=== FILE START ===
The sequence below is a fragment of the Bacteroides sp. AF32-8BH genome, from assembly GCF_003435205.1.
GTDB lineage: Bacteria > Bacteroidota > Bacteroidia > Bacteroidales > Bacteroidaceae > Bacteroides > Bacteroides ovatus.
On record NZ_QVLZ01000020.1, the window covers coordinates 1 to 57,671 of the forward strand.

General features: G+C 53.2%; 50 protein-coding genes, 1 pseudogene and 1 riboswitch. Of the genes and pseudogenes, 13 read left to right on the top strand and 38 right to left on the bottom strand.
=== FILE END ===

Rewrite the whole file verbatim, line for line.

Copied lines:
The sequence below is a fragment of the Bacteroides sp. AF32-8BH genome, from assembly GCF_003435205.1.
GTDB lineage: Bacteria > Bacteroidota > Bacteroidia > Bacteroidales > Bacteroidaceae > Bacteroides > Bacteroides ovatus.
On record NZ_QVLZ01000020.1, the window covers coordinates 1 to 57,671 of the forward strand.

General features: G+C 53.2%; 50 protein-coding genes, 1 pseudogene and 1 riboswitch. Of the genes and pseudogenes, 13 read left to right on the top strand and 38 right to left on the bottom strand.